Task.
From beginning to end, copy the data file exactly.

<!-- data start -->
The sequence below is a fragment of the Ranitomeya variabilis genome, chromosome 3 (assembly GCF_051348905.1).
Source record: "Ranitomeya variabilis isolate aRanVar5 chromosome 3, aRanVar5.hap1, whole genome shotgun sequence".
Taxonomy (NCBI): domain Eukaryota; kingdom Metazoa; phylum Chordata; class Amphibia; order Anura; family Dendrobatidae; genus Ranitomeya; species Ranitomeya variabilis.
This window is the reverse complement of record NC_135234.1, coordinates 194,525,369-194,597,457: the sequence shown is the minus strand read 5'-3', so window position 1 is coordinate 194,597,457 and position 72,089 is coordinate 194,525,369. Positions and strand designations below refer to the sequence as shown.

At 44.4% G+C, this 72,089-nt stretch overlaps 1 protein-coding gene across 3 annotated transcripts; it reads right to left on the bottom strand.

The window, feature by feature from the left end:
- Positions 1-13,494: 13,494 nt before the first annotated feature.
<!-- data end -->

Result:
The sequence below is a fragment of the Ranitomeya variabilis genome, chromosome 3 (assembly GCF_051348905.1).
Source record: "Ranitomeya variabilis isolate aRanVar5 chromosome 3, aRanVar5.hap1, whole genome shotgun sequence".
Taxonomy (NCBI): domain Eukaryota; kingdom Metazoa; phylum Chordata; class Amphibia; order Anura; family Dendrobatidae; genus Ranitomeya; species Ranitomeya variabilis.
This window is the reverse complement of record NC_135234.1, coordinates 194,525,369-194,597,457: the sequence shown is the minus strand read 5'-3', so window position 1 is coordinate 194,597,457 and position 72,089 is coordinate 194,525,369. Positions and strand designations below refer to the sequence as shown.

At 44.4% G+C, this 72,089-nt stretch overlaps 1 protein-coding gene across 3 annotated transcripts; it reads right to left on the bottom strand.

The window, feature by feature from the left end:
- Positions 1-13,494: 13,494 nt before the first annotated feature.